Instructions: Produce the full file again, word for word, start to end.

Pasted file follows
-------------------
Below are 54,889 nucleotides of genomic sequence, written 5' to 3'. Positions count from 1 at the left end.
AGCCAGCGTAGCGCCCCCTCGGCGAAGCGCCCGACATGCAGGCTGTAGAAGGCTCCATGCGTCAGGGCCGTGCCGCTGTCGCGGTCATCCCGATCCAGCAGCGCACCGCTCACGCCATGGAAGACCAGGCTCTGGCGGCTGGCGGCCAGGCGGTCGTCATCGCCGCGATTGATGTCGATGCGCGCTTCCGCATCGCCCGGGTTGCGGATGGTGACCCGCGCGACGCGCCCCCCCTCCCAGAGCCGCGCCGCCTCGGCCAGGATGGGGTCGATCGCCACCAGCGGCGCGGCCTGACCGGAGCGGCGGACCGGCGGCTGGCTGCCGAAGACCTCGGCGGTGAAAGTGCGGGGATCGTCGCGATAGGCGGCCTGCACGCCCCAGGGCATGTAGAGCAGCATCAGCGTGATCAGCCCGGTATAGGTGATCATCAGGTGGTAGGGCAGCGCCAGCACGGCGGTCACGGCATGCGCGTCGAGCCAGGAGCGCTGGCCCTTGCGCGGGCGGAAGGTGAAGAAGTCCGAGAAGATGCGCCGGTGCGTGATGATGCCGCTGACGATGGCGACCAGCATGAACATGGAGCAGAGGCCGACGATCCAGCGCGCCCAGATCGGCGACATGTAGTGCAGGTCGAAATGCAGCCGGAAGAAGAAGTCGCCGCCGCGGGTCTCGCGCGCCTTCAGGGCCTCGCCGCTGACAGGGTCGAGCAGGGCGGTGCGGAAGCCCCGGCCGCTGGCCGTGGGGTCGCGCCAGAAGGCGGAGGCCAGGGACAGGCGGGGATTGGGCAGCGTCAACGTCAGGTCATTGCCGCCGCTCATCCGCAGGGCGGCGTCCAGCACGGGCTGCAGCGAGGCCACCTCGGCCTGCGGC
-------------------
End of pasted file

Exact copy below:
Below are 54,889 nucleotides of genomic sequence, written 5' to 3'. Positions count from 1 at the left end.
AGCCAGCGTAGCGCCCCCTCGGCGAAGCGCCCGACATGCAGGCTGTAGAAGGCTCCATGCGTCAGGGCCGTGCCGCTGTCGCGGTCATCCCGATCCAGCAGCGCACCGCTCACGCCATGGAAGACCAGGCTCTGGCGGCTGGCGGCCAGGCGGTCGTCATCGCCGCGATTGATGTCGATGCGCGCTTCCGCATCGCCCGGGTTGCGGATGGTGACCCGCGCGACGCGCCCCCCCTCCCAGAGCCGCGCCGCCTCGGCCAGGATGGGGTCGATCGCCACCAGCGGCGCGGCCTGACCGGAGCGGCGGACCGGCGGCTGGCTGCCGAAGACCTCGGCGGTGAAAGTGCGGGGATCGTCGCGATAGGCGGCCTGCACGCCCCAGGGCATGTAGAGCAGCATCAGCGTGATCAGCCCGGTATAGGTGATCATCAGGTGGTAGGGCAGCGCCAGCACGGCGGTCACGGCATGCGCGTCGAGCCAGGAGCGCTGGCCCTTGCGCGGGCGGAAGGTGAAGAAGTCCGAGAAGATGCGCCGGTGCGTGATGATGCCGCTGACGATGGCGACCAGCATGAACATGGAGCAGAGGCCGACGATCCAGCGCGCCCAGATCGGCGACATGTAGTGCAGGTCGAAATGCAGCCGGAAGAAGAAGTCGCCGCCGCGGGTCTCGCGCGCCTTCAGGGCCTCGCCGCTGACAGGGTCGAGCAGGGCGGTGCGGAAGCCCCGGCCGCTGGCCGTGGGGTCGCGCCAGAAGGCGGAGGCCAGGGACAGGCGGGGATTGGGCAGCGTCAACGTCAGGTCATTGCCGCCGCTCATCCGCAGGGCGGCGTCCAGCACGGGCTGCAGCGAGGCCACCTCGGCCTGCGGC